Plaintiff next filed a paper styled "Objections to Master's report, motion for receiving further evidence, motion for entering of plaintiff's requested findings of fact and conclusions of law and the rendering of judgment in accordance therewith."

The trial court, after a hearing, reopened the case for the purpose of hearing the testimony of the attorney for the corporation. Following the hearing of the additional testimony and reviewing the proceedings the trial court found the master's finding No. 7 to be clearly erroneous and found generally for the plaintiff. The court found that

"The Master searched for words that would indicate that a partnership or *186 joint venture between Ralph and Max continued after the incorporation of the business on September 1, 1960, and an agreement that it would `always' exist."

The trial court ended with 48 findings of fact and wrote an extensive opinion. The issues before us do not require an extension of this opinion by an inclusion of the findings and opinion of the court below. His general conclusions may be gathered from excerpts from his opinion. We quote:

"I construe the testimony of Max Campbell, Dean Campbell and James Grimes sufficient to show the existence of an agreement and an understanding that the two brothers, Ralph and Max, would continue with a partnership-like arrangement between them after the incorporation and that they would continue to participate and control the affairs of the corporation on an equal basis. I believe their testimony....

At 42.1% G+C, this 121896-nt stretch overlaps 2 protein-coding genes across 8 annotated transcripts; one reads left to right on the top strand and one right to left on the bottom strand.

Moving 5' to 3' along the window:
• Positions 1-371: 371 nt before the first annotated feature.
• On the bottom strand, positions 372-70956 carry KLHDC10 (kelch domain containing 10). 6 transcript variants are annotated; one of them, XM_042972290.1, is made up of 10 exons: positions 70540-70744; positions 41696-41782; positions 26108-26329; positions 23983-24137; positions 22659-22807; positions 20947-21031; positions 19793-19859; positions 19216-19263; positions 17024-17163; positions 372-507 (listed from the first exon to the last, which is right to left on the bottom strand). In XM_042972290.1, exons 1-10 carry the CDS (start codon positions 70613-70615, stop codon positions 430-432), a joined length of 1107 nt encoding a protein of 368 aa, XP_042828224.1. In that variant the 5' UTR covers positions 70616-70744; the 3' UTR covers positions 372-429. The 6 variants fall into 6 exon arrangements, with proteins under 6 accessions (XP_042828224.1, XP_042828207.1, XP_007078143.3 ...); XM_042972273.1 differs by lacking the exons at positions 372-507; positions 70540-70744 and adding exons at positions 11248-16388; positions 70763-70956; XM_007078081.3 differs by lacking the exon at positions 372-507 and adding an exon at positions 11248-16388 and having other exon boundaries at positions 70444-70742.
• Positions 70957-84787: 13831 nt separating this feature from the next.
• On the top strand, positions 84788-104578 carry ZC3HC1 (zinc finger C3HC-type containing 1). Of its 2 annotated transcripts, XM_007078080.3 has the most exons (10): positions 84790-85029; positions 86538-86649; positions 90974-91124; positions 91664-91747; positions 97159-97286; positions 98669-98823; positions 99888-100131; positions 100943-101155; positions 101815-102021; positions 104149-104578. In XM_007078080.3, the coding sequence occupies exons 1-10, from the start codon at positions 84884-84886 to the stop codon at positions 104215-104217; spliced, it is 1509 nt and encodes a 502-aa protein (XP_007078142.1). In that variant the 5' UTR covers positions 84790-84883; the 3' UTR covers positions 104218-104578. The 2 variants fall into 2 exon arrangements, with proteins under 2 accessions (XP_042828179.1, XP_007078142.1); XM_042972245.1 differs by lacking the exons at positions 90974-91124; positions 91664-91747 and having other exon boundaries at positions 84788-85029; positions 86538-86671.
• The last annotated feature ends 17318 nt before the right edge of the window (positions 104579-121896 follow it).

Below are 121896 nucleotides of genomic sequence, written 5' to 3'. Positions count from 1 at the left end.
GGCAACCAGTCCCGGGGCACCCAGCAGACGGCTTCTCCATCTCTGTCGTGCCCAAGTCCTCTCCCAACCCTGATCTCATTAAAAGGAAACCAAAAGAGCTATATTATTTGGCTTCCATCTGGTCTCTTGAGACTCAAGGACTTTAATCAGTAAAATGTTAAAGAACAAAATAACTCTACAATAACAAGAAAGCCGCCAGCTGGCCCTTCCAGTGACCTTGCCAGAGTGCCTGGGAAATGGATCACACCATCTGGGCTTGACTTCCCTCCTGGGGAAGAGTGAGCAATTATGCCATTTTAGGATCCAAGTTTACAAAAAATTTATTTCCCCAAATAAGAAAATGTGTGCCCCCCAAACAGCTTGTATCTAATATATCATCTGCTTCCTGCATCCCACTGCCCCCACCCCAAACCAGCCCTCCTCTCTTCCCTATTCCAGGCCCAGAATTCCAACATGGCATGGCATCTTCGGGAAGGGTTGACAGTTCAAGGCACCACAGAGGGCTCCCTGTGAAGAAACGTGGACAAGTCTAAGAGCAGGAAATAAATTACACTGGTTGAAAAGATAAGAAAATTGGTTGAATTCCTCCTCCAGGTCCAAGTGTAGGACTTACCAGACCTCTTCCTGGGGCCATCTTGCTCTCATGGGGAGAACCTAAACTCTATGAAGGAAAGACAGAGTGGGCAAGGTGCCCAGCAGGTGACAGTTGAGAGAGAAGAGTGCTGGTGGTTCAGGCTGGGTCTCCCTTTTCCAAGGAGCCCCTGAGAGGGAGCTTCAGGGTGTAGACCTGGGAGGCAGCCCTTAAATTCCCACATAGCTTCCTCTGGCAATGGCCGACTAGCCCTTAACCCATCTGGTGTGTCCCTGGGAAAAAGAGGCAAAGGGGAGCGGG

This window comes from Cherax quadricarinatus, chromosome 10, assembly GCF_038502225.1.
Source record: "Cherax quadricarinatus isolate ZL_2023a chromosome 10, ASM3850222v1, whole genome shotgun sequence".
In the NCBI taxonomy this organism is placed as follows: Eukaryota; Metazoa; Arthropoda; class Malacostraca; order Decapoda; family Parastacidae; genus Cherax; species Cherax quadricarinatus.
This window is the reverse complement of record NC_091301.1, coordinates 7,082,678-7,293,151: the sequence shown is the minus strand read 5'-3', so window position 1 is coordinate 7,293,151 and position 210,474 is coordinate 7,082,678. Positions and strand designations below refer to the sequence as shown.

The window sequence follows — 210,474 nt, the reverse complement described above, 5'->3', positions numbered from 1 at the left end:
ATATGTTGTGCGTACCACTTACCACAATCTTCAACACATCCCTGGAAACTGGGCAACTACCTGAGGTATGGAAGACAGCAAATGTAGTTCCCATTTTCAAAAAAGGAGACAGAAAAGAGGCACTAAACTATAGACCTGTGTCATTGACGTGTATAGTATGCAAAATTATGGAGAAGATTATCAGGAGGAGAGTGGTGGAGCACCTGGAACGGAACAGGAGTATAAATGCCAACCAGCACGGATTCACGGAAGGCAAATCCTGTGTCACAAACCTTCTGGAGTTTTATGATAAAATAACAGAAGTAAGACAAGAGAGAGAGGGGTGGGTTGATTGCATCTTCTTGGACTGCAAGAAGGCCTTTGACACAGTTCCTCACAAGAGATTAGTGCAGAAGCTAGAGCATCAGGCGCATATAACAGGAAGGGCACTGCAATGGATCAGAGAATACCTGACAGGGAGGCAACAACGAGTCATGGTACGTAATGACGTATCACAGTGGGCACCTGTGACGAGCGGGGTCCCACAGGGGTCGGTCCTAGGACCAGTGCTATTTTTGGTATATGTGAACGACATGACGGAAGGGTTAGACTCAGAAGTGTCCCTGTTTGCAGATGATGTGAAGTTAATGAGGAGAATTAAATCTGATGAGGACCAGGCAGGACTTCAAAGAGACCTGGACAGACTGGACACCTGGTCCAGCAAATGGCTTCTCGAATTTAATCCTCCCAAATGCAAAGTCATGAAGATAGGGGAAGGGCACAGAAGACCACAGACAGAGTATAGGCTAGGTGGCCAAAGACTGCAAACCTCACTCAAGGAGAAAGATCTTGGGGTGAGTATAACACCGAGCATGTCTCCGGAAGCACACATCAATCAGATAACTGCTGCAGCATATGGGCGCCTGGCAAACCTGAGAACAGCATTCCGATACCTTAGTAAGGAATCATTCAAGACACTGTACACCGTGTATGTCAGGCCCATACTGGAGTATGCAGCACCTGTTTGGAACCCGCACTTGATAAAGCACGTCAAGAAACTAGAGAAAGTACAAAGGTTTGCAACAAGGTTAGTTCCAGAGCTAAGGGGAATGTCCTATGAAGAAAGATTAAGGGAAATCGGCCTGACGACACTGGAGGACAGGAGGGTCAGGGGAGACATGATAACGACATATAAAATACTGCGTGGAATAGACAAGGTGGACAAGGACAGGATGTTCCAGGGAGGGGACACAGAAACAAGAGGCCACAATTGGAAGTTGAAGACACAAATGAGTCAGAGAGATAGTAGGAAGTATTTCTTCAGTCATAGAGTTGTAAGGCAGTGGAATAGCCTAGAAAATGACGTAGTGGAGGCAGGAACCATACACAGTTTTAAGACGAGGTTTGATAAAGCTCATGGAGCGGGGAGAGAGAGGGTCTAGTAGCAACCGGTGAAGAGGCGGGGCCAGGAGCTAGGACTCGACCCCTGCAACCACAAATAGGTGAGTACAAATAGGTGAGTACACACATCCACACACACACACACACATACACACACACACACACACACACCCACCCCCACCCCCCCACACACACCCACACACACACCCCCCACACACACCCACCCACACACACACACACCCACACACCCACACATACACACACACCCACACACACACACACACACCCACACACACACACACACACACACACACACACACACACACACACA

"I am satisfied that when these two brothers incorporated their business, it was only for the purpose of expanding and raising capital and that they had no intention of converting it into something that would be thereafter on an arms' length basis or an every-man-for-himself relationship, and that any contrary idea came to Ralph after he and Max were unable to agree on how to expand the business late in 1963; that it was then that Ralph decided to take over.


"On or about December 3, 1963, Ralph approached Max about the two of them buying up some outstanding shares from other shareholders. Ralph proposed buying it with additional capital and their borrowing the money personally. Max asked why it could not be bought out of corporation funds. They did not reach agreement. This conversation was further evidence of a continuing 50-50 relationship, even up to that date, at least it is consistent with it. "Up until December 5, 1963, an important date in this lawsuit, the relationship between the brothers, Max and Ralph, I find was still on a 50-50 basis in all respects. No conduct up to that time on the part of either was indicative of a contrary intention. The relationship of Ralph and Max was one of trust. Max was the inside man chiefly responsible for production; Ralph was the outside man promoting sales. The relationship was fiduciary, the kind that one would expect between brothers who had gone along together through bad times and into good times. This was true before and after incorporation. "There never was any change in their relationship until Max discovered in February, 1964, that Ralph was trying to gain control of the corporation by secret moves. Max then countered with moves to head this off. He tried to buy stock; he was too late. Ralph had enough shares tied up to gain control. He took control in early 1964 and voted his stock to bring about a change in the Board of Directors, a change in the officers, an increase in his own salary and ousted Max from active participation in the business. Max is still on the payroll protected by a restraining order from this court. "Ralph never did announce his intention to his brother. He asked certain *187 shareholders not to tell Max, and he testified in court that he did not want Max to find out about it because Max would stop him. Under all the facts and circumstances and the long history of their close and confidential relationship, this conduct on the part of Ralph was unconscionable. Surely there is a remedy for it."